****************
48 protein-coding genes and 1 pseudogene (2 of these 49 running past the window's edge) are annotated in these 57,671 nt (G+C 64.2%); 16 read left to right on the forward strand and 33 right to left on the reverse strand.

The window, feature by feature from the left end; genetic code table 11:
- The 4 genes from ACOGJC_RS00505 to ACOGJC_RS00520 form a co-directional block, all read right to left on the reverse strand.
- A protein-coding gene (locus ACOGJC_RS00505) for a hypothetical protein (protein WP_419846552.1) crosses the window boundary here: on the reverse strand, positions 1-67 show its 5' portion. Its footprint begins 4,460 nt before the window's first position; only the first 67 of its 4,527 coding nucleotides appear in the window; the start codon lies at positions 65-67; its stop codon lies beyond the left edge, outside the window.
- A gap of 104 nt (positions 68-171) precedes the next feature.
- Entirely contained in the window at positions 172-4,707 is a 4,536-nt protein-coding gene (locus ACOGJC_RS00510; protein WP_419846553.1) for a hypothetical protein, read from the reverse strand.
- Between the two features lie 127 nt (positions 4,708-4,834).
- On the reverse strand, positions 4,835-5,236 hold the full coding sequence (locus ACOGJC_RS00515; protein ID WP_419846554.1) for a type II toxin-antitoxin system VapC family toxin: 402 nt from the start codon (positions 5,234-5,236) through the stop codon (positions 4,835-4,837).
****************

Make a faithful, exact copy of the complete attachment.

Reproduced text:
48 protein-coding genes and 1 pseudogene (2 of these 49 running past the window's edge) are annotated in these 57,671 nt (G+C 64.2%); 16 read left to right on the forward strand and 33 right to left on the reverse strand.

The window, feature by feature from the left end; genetic code table 11:
- The 4 genes from ACOGJC_RS00505 to ACOGJC_RS00520 form a co-directional block, all read right to left on the reverse strand.
- A protein-coding gene (locus ACOGJC_RS00505) for a hypothetical protein (protein WP_419846552.1) crosses the window boundary here: on the reverse strand, positions 1-67 show its 5' portion. Its footprint begins 4,460 nt before the window's first position; only the first 67 of its 4,527 coding nucleotides appear in the window; the start codon lies at positions 65-67; its stop codon lies beyond the left edge, outside the window.
- A gap of 104 nt (positions 68-171) precedes the next feature.
- Entirely contained in the window at positions 172-4,707 is a 4,536-nt protein-coding gene (locus ACOGJC_RS00510; protein WP_419846553.1) for a hypothetical protein, read from the reverse strand.
- Between the two features lie 127 nt (positions 4,708-4,834).
- On the reverse strand, positions 4,835-5,236 hold the full coding sequence (locus ACOGJC_RS00515; protein ID WP_419846554.1) for a type II toxin-antitoxin system VapC family toxin: 402 nt from the start codon (positions 5,234-5,236) through the stop codon (positions 4,835-4,837).